Celine by Peter Heller // From the best-selling author of "The Dog Stars," a luminous, masterful novel of suspense -- the story of Celine, an elegant, aristocratic private eye who specializes in reuniting families, trying to make amends for a loss in her own past. Working out of her jewel box of an apartment at the base of the Brooklyn Bridge, Celine has made a career of tracking down missing persons, and she has a better record at it than the FBI. But when a young woman, Gabriela, asks for her help, a world of mystery and sorrow opens up. Gabriela's father was a photographer who went missing on the border of Montana and Wyoming. He was assumed to have died from a grizzly mauling, but his body was never found. Now, as Celine and her partner head to Yellowstone National Park, investigating a trail gone cold, it becomes clear that they are being followed -- that this is a case someone desperately wants to keep closed.
A Bridge Across Oceans by Susan Meissner // February, 1946. World War Two is over, but the recovery from the most intimate of its horrors has only just begun for Annaliese Lange, a German ballerina desperate to escape her past, and Simone Deveraux, the wronged daughter of a French Resistance spy. Now the two women are joining hundreds of other European war brides aboard the renowned RMS Queen Mary to cross the Atlantic and be reunited with their American husbands. Their new lives in the United States brightly beckon until their tightly-held secrets are laid bare in their shared stateroom. Present day. Facing a crossroads in her own life, Brette Caslake visits the famously haunted Queen Mary at the request of an old friend. What she finds will set her on a course to solve a 70-year-old tragedy that will draw her into the heartaches and triumphs of the courageous war brides and will ultimately lead her to reconsider what she has to sacrifice to achieve her own deepest longings.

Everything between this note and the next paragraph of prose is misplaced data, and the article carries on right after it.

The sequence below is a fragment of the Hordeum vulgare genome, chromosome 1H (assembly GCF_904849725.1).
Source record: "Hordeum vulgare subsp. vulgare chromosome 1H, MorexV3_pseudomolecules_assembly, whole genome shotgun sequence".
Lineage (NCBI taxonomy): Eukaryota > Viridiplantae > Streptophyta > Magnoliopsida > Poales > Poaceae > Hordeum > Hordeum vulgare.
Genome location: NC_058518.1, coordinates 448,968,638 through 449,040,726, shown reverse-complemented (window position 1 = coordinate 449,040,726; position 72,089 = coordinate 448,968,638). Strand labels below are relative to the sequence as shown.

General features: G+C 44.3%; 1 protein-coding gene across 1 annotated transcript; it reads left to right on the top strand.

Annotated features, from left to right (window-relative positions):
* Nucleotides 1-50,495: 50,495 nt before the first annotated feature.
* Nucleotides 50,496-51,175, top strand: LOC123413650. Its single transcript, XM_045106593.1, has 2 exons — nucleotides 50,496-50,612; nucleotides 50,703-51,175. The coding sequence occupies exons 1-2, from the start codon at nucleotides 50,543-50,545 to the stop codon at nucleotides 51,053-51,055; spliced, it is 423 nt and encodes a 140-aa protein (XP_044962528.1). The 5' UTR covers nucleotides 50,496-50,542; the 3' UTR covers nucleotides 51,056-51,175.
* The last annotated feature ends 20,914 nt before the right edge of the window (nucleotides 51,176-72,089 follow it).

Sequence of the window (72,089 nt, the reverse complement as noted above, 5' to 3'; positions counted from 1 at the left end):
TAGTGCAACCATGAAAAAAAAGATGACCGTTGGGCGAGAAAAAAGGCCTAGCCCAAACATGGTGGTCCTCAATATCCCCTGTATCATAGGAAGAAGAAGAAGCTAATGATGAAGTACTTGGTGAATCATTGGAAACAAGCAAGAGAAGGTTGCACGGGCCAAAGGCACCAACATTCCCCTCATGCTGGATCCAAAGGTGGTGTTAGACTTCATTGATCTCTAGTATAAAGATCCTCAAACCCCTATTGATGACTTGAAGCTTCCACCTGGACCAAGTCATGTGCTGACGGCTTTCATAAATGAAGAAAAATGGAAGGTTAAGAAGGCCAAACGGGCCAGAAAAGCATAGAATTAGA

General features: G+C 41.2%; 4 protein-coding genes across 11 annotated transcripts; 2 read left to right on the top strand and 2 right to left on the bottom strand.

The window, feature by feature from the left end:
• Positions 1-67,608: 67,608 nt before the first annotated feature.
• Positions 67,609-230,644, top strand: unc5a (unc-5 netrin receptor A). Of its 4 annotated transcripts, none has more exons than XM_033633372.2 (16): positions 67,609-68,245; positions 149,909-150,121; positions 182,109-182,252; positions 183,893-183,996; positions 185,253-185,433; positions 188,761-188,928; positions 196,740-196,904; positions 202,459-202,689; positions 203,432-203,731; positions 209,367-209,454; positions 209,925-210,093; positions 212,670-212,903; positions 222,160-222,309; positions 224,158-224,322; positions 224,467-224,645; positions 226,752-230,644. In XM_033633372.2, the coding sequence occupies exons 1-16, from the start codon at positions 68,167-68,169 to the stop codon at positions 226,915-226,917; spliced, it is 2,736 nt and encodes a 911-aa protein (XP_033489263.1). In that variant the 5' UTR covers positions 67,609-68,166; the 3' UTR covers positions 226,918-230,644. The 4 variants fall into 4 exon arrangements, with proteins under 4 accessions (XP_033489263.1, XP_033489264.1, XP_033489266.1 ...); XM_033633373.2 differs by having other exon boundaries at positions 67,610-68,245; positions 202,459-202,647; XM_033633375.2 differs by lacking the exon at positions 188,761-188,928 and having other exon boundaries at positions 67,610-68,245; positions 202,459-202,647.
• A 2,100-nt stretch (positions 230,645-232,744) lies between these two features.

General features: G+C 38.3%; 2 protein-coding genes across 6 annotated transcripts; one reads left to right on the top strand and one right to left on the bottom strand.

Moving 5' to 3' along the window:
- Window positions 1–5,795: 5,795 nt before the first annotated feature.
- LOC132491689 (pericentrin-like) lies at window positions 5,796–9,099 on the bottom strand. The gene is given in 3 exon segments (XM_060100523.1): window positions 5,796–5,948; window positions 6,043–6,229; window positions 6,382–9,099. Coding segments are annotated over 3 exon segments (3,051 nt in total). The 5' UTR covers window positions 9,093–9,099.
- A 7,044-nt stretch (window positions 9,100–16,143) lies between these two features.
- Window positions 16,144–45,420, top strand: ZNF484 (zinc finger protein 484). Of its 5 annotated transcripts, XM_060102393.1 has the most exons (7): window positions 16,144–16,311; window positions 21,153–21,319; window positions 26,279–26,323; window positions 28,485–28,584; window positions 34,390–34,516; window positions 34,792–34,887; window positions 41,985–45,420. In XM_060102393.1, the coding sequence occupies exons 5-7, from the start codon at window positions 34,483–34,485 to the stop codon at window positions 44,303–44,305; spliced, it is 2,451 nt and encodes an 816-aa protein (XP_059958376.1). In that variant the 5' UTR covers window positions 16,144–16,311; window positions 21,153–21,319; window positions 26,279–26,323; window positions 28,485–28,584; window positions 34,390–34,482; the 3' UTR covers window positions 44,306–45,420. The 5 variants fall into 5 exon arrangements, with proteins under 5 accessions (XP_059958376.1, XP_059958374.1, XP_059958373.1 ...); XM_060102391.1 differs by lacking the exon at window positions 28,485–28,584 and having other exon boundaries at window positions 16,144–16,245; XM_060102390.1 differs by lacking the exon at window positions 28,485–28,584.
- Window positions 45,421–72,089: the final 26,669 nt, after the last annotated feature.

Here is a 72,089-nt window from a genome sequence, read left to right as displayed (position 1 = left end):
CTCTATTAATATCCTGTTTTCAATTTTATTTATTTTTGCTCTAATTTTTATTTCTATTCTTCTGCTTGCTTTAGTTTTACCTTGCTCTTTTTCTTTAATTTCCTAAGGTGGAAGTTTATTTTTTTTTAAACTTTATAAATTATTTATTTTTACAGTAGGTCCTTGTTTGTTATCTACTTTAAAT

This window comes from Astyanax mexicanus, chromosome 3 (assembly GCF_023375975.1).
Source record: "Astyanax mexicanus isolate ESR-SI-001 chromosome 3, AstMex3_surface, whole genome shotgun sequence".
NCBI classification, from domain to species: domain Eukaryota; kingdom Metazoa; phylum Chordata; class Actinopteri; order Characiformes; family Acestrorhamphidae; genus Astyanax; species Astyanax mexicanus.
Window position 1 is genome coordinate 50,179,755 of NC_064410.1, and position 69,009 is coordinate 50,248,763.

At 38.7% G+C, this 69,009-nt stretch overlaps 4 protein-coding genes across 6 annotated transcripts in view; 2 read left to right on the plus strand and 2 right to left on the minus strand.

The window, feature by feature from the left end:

My take // Oooh, I love a good historical fiction dual narrative!
Bleaker House by Nell Stevens // On a frozen island in the Falklands, with only penguins for company, a young would-be writer struggles to craft a debut novel...and instead writes a funny, clever, moving memoir that heralds the arrival of a fresh new literary talent.
My take // I've been looking forward to this memoir since I first heard about it months ago. Frigid setting, novel-writing and penguins -- I'm all about it!
The Idiot by Elif Batuman // The year is 1995, and email is new. Selin, the daughter of Turkish immigrants, arrives for her freshman year at Harvard. She signs up for classes in subjects she has never heard of, befriends her charismatic and worldly Serbian classmate, Svetlana, and, almost by accident, begins corresponding with Ivan, an older mathematics student from Hungary. Selin may have barely spoken to Ivan, but with each email they exchange, the act of writing seems to take on new and increasingly mysterious meanings. At the end of the school year, Ivan goes to Budapest for the summer, and Selin heads to the Hungarian countryside, to teach English in a program run by one of Ivan's friends. On the way, she spends two weeks visiting Paris with Svetlana. Selin's summer in Europe does not resonate with anything she has previously heard about the typical experiences of American college students, or indeed of any other kinds of people. For Selin, this is a journey further inside herself: a coming to grips with the ineffable and exhilarating confusion of first love, and with the growing consciousness that she is doomed to become a writer.